The Relationship between the Right of Publicity, Intellectual Property, Torts and Competition Law
Although the right of publicity is a constitutional right in Colombia, the right must be weighted against economic and commercial factors. Damages related to the right of publicity do not come solely from a writ for the protection of constitutional rights (which do not entail economic damages), but can also arise from a private tort action. In these cases, it must be proved that the unauthorized use of the image caused moral and proprietary damages due to the individuals being denied the right to use their own image. For instance, in 2015, the Columbian Council of State sanctioned a Colombian liquor company for using the image of a university student on its advertising billboards, sentencing the company to compensate the student for moral and proprietary damages.
Another way to claim economic damages for the violation of the right of publicity is through an act of unfair competition. In this case, a famous person alleged that the use of its image by a third party for advertising purposes constitutes the misappropriation of the other party’s reputation. In these cases, it is necessary to prove that the person whose image is being used is considered famous. A case of this nature occurred in 2004, when renowned race car driver Juan Pablo Montoya was able to prove that a company committed acts of unfair competition against him by using snapshots of his image to promote their products (Resolution 04987 from March 9, 2004, Colombian Superintendence of Commerce and Industry).
Regarding Intellectual Property, the existence of a copyright does not establish a right of publicity. Unlike what happens in countries such as Mexico, Colombian Copyright legislation does not protect characters. Thus, even if someone has created a character that made him/her famous, such character cannot be copyrighted. Unauthorized use of the character’s image cannot be pursued through a copyright action. Instead, violation of the right of publicity for using the character’s image, must be pursued through other legal channels, such as tort actions or unfair competition actions.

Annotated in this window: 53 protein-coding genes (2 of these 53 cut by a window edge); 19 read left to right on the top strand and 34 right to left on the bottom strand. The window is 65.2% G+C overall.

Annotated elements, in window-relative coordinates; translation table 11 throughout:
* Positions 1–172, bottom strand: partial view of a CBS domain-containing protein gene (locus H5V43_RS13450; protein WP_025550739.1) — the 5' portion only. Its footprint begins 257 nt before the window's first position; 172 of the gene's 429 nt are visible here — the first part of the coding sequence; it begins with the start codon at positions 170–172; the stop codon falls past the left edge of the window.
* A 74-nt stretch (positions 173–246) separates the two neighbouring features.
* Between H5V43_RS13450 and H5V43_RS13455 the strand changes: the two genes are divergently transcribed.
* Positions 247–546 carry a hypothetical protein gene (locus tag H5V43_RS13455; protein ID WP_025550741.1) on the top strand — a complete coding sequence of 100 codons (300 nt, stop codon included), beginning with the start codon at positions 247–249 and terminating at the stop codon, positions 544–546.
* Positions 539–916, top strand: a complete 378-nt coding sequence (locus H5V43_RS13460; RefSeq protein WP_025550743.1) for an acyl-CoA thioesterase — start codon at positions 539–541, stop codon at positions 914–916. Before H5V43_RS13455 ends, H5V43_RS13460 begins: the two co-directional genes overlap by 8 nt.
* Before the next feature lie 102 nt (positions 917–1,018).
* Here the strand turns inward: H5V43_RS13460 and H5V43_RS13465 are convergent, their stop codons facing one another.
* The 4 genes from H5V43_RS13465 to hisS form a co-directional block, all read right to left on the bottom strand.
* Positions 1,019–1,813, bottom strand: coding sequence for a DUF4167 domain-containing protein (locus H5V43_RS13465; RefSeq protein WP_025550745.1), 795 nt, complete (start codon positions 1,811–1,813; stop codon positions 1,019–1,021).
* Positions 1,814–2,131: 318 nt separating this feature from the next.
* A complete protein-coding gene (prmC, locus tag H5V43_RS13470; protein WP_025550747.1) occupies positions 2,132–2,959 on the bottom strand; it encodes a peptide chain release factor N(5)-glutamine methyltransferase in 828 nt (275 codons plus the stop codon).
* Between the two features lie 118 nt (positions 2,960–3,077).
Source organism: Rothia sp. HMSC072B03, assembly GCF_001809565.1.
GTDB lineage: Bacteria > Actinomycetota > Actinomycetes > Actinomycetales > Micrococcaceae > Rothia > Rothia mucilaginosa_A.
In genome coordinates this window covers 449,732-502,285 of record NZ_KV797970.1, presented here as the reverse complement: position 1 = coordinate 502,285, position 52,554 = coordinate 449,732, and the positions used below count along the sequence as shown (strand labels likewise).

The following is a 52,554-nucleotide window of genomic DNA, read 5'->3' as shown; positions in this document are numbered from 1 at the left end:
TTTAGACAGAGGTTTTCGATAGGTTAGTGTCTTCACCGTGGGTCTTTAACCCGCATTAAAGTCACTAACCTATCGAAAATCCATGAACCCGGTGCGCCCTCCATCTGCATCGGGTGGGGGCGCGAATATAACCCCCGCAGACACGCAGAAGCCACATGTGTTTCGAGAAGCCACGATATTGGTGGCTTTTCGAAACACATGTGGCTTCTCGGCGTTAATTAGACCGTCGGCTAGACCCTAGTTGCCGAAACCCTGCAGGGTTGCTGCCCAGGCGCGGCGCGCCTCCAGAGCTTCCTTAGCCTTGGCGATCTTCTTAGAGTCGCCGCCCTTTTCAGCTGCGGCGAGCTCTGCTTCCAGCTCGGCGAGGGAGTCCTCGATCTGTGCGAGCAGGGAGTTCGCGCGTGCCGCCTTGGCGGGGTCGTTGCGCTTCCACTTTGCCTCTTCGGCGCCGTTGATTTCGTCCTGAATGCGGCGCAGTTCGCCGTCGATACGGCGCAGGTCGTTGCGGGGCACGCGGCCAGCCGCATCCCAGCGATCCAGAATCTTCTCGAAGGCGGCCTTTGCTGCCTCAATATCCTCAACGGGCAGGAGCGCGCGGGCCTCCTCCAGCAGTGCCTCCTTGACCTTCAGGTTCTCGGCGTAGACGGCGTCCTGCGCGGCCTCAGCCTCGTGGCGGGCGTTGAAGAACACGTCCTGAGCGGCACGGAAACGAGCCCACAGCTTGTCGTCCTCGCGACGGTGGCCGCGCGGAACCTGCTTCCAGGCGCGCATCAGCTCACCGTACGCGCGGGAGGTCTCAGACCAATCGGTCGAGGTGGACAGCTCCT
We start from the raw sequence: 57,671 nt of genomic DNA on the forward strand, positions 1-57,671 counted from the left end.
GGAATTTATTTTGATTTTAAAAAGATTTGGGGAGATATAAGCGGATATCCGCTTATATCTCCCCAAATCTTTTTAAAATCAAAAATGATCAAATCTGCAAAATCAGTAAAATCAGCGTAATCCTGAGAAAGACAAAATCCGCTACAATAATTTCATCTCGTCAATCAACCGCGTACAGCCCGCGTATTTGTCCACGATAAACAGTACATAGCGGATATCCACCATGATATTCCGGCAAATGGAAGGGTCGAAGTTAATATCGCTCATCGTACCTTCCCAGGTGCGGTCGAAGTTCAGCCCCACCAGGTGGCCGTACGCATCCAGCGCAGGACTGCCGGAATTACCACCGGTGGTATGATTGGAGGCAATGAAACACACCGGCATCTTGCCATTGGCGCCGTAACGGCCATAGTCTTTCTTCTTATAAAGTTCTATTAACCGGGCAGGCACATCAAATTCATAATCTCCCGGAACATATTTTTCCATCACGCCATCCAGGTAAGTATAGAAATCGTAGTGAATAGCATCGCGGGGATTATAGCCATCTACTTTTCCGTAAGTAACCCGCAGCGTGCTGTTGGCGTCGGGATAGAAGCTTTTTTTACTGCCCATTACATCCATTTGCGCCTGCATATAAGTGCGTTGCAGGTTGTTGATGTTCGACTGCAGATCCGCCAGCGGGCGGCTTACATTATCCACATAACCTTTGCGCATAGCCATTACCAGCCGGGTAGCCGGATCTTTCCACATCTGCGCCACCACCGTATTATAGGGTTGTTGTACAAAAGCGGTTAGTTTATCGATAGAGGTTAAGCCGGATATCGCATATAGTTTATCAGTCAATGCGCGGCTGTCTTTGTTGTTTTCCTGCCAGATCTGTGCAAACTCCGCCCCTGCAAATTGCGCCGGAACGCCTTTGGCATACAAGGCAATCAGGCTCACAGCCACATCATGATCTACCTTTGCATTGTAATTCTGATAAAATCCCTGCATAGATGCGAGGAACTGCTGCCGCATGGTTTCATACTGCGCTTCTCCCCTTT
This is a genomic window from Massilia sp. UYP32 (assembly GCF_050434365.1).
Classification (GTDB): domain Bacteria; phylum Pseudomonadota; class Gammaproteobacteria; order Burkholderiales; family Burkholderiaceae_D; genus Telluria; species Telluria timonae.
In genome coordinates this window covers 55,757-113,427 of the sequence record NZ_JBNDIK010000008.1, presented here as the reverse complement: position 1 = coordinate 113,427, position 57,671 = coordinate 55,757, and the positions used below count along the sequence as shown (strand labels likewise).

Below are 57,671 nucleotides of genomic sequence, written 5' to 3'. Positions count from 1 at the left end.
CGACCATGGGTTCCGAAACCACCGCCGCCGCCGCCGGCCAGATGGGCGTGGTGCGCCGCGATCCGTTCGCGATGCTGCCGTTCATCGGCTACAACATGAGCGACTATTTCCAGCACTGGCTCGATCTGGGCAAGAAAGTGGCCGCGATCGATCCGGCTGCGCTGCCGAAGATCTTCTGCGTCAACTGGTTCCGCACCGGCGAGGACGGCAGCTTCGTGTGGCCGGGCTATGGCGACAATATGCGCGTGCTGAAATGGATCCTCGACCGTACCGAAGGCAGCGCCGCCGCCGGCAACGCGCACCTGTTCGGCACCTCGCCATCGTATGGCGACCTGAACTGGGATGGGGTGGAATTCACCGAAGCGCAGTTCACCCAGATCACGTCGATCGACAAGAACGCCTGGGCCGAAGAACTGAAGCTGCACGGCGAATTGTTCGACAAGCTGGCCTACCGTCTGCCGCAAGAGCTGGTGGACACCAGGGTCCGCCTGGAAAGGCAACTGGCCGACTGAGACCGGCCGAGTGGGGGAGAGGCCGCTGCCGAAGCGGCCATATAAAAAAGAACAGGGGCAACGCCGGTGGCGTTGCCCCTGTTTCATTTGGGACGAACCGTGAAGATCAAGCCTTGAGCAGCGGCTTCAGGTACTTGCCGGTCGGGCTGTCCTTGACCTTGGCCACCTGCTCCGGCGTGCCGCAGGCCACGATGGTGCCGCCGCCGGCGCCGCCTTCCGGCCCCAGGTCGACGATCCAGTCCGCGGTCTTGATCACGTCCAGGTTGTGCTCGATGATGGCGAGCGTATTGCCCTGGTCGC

By contrast, a trademark registration will not be permitted when it will impede on the right of publicity belonging to an individual or legal entity. This rule was noted in Decision 486 from the Andean Community and has been recognized and applied by the Colombia Trade Mark Office to protect the image of famous people and the name of musical groups (Resolution 16010 from 2016, in the case CHOQUIBTOWN v. CHOKIBTOWN).
In sum, Columbia recognizes and protects the right of publicity through legislation and court rulings and generally, with some exceptions, protects people from unauthorized use of their name, image, or likeness. Each case must be carefully analyzed to determine if a specific use is allowed, either by express authorization or due to an applicable exception such as those designed to protect free speech and artistic expression rights.
* Julián David Ruiz Rondan is an associate in the Copyright, Entertainment and Media Department in the Colombian Law Firm LLOREDA CAMACHO & CO. Mr. Ruiz is the Secretary-General in the Colombian Copyright Centre (referred to by its Spanish acronym CECOLDA) and he is member of the Association Littéraire et Artistique International (ALAI). Mr. Ruiz can be contacted at firstname.lastname@example.org.